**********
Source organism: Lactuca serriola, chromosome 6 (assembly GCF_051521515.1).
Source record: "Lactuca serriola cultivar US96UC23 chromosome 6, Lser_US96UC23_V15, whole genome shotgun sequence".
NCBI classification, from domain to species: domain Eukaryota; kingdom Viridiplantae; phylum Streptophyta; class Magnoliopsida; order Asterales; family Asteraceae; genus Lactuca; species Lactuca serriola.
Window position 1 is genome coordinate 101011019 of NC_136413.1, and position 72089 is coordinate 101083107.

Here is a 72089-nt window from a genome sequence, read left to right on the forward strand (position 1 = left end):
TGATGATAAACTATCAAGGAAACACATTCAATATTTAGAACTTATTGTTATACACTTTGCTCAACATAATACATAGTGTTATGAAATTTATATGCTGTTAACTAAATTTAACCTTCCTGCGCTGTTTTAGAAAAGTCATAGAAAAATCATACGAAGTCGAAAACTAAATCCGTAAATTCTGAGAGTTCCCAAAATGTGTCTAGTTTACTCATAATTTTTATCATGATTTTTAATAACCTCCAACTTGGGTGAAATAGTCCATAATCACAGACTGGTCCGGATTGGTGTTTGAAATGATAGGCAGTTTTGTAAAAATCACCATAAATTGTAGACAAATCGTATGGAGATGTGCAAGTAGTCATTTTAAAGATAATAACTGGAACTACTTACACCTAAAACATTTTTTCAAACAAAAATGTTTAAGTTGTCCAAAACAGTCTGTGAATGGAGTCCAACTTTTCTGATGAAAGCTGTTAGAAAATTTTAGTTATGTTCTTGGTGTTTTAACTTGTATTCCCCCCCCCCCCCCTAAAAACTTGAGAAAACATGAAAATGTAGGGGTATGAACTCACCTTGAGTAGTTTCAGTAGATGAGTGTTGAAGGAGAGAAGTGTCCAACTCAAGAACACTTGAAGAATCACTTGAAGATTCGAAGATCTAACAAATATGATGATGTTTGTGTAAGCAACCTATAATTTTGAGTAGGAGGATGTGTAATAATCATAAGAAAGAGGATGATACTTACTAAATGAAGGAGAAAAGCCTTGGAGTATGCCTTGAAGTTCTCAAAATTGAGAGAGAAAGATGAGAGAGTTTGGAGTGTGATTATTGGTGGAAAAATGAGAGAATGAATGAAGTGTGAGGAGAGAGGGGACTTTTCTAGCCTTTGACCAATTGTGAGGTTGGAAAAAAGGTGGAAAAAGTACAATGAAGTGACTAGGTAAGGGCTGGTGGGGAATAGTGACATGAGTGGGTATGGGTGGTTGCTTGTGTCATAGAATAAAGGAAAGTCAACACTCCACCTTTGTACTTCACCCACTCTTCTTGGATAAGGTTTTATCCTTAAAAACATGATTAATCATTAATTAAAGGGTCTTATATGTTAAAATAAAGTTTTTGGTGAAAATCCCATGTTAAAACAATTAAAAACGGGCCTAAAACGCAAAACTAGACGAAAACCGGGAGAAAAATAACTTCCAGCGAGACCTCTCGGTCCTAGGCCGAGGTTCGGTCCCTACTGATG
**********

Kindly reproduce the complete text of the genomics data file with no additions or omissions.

Source organism: Lactuca serriola, chromosome 6 (assembly GCF_051521515.1).
Source record: "Lactuca serriola cultivar US96UC23 chromosome 6, Lser_US96UC23_V15, whole genome shotgun sequence".
NCBI classification, from domain to species: domain Eukaryota; kingdom Viridiplantae; phylum Streptophyta; class Magnoliopsida; order Asterales; family Asteraceae; genus Lactuca; species Lactuca serriola.
Window position 1 is genome coordinate 101011019 of NC_136413.1, and position 72089 is coordinate 101083107.

Here is a 72089-nt window from a genome sequence, read left to right on the forward strand (position 1 = left end):
TGATGATAAACTATCAAGGAAACACATTCAATATTTAGAACTTATTGTTATACACTTTGCTCAACATAATACATAGTGTTATGAAATTTATATGCTGTTAACTAAATTTAACCTTCCTGCGCTGTTTTAGAAAAGTCATAGAAAAATCATACGAAGTCGAAAACTAAATCCGTAAATTCTGAGAGTTCCCAAAATGTGTCTAGTTTACTCATAATTTTTATCATGATTTTTAATAACCTCCAACTTGGGTGAAATAGTCCATAATCACAGACTGGTCCGGATTGGTGTTTGAAATGATAGGCAGTTTTGTAAAAATCACCATAAATTGTAGACAAATCGTATGGAGATGTGCAAGTAGTCATTTTAAAGATAATAACTGGAACTACTTACACCTAAAACATTTTTTCAAACAAAAATGTTTAAGTTGTCCAAAACAGTCTGTGAATGGAGTCCAACTTTTCTGATGAAAGCTGTTAGAAAATTTTAGTTATGTTCTTGGTGTTTTAACTTGTATTCCCCCCCCCCCCCCTAAAAACTTGAGAAAACATGAAAATGTAGGGGTATGAACTCACCTTGAGTAGTTTCAGTAGATGAGTGTTGAAGGAGAGAAGTGTCCAACTCAAGAACACTTGAAGAATCACTTGAAGATTCGAAGATCTAACAAATATGATGATGTTTGTGTAAGCAACCTATAATTTTGAGTAGGAGGATGTGTAATAATCATAAGAAAGAGGATGATACTTACTAAATGAAGGAGAAAAGCCTTGGAGTATGCCTTGAAGTTCTCAAAATTGAGAGAGAAAGATGAGAGAGTTTGGAGTGTGATTATTGGTGGAAAAATGAGAGAATGAATGAAGTGTGAGGAGAGAGGGGACTTTTCTAGCCTTTGACCAATTGTGAGGTTGGAAAAAAGGTGGAAAAAGTACAATGAAGTGACTAGGTAAGGGCTGGTGGGGAATAGTGACATGAGTGGGTATGGGTGGTTGCTTGTGTCATAGAATAAAGGAAAGTCAACACTCCACCTTTGTACTTCACCCACTCTTCTTGGATAAGGTTTTATCCTTAAAAACATGATTAATCATTAATTAAAGGGTCTTATATGTTAAAATAAAGTTTTTGGTGAAAATCCCATGTTAAAACAATTAAAAACGGGCCTAAAACGCAAAACTAGACGAAAACCGGGAGAAAAATAACTTCCAGCGAGACCTCTCGGTCCTAGGCCGAGGTTCGGTCCCTACTGATG